Monday, 24 December 2007

“On the twelfth day of Christmas, my true love gave to me, twelve paddles dipping . . .”

I felt right at home at our hotel this morning. From the window in our room, I looked over a bundle of bougainvillea to see a lake in the distance. We got the kids up at 6, so we’d have plenty of time to open gifts before breakfast and our morning canoe ride. Nate was already up when I went next door, Alayna jumped right out of bed, and so did Benji, whose hair was sticking up just like always. I love that poof.

We scurried back to our room and the kids were so excited to see the tiny table and cubby under the TV all laid out with presents. They ripped off the paper just like back home, and were so excited about all their new things. I think we could have given them rubber bands and twist ties and they would have been elated, it’s just fun for them to have some different things to play with. Alayna got a ball of yarn from the boys, and her eyes gleamed with the anticipation of finger weaving again. We ate chocolate before breakfast, which just seems like the right thing to do after opening Christmas presents, and then headed to breakfast, where we were once again serenaded by Dolly and her Christmas songs.

After breakfast, we all got into some canoes and went for a spin on the lake which the hotel borders. It is a small lake, formed from a crater, but is surrounded by all sorts of trees that harbor interesting birds. We saw a monitor lizard sunning itself on a log, a lizard swimming through the water, and some papyrus growing just like it did back in Egypt. It was gratifying to see that Alayna recognized it after seeing it so many times in Egypt. Benji even found a chameleon on the path that led to the lake, and he’s convinced that’s what he wants for a pet when he gets home. I’m trying to convince him that they are endangered and wouldn’t make good pets. I have no idea if this is true, but it sounds good.

After the canoe ride, we hung out for a while in the sunshine, waiting for lunch. Walter came by with gifts for the kids, bracelets and wooden animals, a large piece of fabric for Alayna to wear as a skirt, and three very large, heavy, metal trucks that look just like the safari jeeps we’ll be riding in. We’ll definitely need to be making a shipment home when we get back to Nairobi! The kids were overjoyed at their luck, presents twice in one day!  We heard Dolly one more time while we ate our buffet lunch, then loaded up to drive to the crater. The boys played their new DS games on the way, while Alayna greedily began gobbling up her new book.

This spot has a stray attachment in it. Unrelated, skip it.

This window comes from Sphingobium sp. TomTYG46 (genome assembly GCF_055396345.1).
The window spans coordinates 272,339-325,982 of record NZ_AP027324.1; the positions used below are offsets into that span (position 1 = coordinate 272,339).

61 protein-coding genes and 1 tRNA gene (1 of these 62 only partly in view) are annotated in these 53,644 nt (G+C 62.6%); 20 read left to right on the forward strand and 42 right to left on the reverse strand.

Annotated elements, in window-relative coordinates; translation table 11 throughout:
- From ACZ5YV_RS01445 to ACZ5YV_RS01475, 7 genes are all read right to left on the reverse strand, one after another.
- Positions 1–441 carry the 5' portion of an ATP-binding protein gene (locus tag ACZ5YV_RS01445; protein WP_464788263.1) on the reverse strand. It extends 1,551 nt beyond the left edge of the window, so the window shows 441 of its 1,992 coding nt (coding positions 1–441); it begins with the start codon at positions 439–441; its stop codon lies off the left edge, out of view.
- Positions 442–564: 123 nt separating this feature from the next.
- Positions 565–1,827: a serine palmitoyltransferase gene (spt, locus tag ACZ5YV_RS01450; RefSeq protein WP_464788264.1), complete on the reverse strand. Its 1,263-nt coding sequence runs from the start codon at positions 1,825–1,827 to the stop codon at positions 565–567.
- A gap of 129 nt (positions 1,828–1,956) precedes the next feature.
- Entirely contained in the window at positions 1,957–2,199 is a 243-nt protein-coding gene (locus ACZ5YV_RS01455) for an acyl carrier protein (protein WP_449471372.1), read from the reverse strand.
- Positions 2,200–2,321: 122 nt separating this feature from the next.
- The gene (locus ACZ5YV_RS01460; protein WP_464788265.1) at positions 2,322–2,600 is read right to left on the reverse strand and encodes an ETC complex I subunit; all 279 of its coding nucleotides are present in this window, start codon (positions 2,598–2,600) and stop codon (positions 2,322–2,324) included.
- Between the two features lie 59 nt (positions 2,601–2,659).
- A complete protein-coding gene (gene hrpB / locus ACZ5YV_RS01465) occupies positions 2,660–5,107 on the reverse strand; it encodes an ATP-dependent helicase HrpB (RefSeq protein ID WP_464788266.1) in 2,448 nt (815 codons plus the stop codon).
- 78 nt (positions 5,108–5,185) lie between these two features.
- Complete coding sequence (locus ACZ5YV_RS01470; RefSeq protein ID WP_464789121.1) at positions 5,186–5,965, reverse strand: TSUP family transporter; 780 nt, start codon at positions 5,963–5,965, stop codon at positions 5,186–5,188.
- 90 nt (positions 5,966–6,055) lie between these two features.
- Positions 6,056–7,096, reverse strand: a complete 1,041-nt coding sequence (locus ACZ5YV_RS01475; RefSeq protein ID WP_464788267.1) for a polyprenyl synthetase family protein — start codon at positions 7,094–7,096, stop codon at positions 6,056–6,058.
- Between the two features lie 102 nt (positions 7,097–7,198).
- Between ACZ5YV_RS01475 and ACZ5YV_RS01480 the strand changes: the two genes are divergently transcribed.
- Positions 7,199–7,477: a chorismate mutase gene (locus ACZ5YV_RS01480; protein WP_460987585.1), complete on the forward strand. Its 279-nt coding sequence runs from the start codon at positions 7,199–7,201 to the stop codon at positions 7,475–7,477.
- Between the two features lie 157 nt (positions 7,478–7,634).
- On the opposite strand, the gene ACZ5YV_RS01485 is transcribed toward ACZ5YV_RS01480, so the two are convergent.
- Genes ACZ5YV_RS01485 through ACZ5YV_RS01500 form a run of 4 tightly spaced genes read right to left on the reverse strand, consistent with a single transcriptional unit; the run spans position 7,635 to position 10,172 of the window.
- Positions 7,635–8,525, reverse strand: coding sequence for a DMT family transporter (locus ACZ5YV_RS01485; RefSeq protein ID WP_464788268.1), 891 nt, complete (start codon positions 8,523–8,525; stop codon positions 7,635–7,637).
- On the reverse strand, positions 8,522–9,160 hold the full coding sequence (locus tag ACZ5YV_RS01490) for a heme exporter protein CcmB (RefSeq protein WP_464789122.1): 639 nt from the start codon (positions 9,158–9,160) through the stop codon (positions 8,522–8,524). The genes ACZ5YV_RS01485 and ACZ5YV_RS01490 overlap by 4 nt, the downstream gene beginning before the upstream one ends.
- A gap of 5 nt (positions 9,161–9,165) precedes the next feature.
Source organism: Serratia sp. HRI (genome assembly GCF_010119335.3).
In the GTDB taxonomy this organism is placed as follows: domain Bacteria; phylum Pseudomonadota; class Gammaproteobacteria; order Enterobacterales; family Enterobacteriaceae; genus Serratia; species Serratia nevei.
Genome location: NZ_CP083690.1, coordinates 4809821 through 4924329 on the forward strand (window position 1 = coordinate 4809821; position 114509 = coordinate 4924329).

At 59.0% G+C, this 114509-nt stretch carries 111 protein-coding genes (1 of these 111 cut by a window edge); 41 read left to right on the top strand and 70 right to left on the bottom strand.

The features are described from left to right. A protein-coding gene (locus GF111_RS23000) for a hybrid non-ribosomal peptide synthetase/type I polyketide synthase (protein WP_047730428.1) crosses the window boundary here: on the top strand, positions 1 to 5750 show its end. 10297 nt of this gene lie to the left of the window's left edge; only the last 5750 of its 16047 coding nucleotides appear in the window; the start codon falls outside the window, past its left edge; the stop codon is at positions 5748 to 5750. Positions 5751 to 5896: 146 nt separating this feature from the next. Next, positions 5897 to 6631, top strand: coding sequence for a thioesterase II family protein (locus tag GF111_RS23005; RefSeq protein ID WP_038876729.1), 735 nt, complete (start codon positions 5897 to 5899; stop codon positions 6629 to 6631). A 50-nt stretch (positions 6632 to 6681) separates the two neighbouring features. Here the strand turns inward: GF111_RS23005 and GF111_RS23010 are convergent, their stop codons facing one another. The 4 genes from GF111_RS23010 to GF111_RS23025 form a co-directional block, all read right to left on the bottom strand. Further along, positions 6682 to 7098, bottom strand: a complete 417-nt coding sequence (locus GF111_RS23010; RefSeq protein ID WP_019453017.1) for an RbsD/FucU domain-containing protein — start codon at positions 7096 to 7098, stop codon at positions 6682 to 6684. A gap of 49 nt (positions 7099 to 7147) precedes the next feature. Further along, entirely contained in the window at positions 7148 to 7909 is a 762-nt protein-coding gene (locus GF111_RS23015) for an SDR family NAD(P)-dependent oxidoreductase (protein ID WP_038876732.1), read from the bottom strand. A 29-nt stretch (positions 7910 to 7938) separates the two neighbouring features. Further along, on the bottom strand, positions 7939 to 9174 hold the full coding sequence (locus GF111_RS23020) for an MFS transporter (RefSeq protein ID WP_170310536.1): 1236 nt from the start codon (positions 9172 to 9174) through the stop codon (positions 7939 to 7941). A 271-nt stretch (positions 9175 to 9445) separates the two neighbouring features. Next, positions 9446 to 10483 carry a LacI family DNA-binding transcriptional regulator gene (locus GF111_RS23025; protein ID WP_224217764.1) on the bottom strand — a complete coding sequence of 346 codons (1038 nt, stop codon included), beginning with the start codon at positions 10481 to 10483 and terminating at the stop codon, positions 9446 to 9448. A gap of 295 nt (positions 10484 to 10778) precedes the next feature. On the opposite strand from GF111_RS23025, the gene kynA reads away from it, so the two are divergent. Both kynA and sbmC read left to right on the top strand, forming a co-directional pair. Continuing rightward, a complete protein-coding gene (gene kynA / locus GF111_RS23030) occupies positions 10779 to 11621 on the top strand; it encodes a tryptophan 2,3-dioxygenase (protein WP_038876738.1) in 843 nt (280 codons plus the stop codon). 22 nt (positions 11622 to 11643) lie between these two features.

As we drove through Arusha to get out of town, we saw more women carrying heavy things on their heads. We passed men, sometimes three of them, pulling wooden carts uphill. These carts had two rubber tires on the back, and were loaded down with all sorts of things, from bags of flour to plastic chairs and bike tires. We passed long lines of people waiting in lines at ATMs, it’s the end of the month and Christmas is tomorrow. There are presents to be bought, Walter said mostly clothes for the kids. We took a road out of town that starts in Cape Town, in South Africa, and continues on all the way to Cairo in Egypt. A route 66 of Africa.

As we drove, we passed a Masai market. The Masai people have lived here a very long time, the Samburu people that we visited back in Kenya actually split off from this tribe. Both our guides have talked about tribes, people here still identify themselves with their tribe, they know that language (each tribe has its own), plus Swahili, plus English, and sometimes more. I am once again humbled. These Masai dress in bright colors, mostly purple and red. There were crowds everywhere, vegetables and clothes spread out on blankets as everyone milled about. Men stood with their arms around each other, these tough warriors showing great affection for each other. They wear sandals made from recycled tires, tough rubber for all the walking they do herding their cattle, tough enough to withstand the sharp acacia spikes.